Darn—There's a hole in my sock! - Knitting Daily - Knitting Daily

Darn—There's a hole in my sock! - Knitting Daily - Knitting Daily
I remember that it was my chore to darn the socks when I was a kid and my mom taught me exactly this way as it is shown in today's Knitting Daily message. We had a darning egg in the form of a mushroom, called Stopfpilz. Here is an image of one that was similar to our old one. My mom had an array of darning yarns in all the sock colors from light brown to gray and black. So I think it must have been mostly my dad's socks that I had to darn. Darn it! Today I am so glad that I learned this early on. I am missing a "Stopfpilz" but I always find something that I can use instead, I do have darning yarns which I bought in Germany.
By the way, I also had the chore of polishing the shoes. We only had leather shoes in those days, no fabric shoes or sneakers or tennis shoes. I remember my first adidas in the early 70s and those I had to polish too with colorless shoe polish. And this is how it was done: Wipe shoe polish on the shoe with a soft cloth, not too much, then rub it in softly and then take the respective brush (light colored bristles for light colored leather and black bristles for dark colored leather). Wow, would my kids be willing to do this today? I think not.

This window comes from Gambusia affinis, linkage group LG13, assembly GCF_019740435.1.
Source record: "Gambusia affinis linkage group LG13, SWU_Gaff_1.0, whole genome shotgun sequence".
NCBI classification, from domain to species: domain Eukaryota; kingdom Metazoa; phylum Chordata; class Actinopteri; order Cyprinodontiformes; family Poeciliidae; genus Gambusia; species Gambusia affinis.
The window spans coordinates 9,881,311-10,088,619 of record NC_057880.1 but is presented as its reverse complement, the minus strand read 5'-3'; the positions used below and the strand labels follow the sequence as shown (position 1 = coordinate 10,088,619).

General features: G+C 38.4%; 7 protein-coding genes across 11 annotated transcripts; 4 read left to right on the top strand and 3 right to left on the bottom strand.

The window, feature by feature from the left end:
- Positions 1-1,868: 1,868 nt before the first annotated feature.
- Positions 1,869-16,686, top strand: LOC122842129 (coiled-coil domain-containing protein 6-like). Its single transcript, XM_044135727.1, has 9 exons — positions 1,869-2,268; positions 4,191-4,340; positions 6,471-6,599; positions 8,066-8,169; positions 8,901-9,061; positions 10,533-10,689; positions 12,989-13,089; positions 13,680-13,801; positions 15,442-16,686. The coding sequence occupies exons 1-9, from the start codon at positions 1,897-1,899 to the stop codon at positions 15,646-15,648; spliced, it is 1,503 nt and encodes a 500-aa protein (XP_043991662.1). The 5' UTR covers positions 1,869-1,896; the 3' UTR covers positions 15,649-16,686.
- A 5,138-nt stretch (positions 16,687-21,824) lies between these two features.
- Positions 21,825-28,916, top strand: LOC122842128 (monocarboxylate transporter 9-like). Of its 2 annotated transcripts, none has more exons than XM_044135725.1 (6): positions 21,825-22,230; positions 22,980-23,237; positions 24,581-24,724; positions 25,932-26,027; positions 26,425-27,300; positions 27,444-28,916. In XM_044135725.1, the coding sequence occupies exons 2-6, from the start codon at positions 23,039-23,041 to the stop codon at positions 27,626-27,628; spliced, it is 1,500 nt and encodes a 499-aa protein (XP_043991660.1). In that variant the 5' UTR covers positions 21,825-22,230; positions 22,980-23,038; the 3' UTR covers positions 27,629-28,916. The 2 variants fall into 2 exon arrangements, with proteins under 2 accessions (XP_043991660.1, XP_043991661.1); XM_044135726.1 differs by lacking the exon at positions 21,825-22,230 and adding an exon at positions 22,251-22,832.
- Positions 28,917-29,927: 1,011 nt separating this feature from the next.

1 comment:

  1. Shining my dad's shoes was my brother's job. He had to do it every Saturday, and he had to do every pair in the closet, even though my dad only wore a couple of them. There were probably ten pairs.

    My German host mom used to darn socks. It looked incredibly tedious. (She also ironed underwear, but that's another story.) I darn socks the same way as the Yarn Harlot: I study the hole, then toss them in the trash with a loud, "DARN!"

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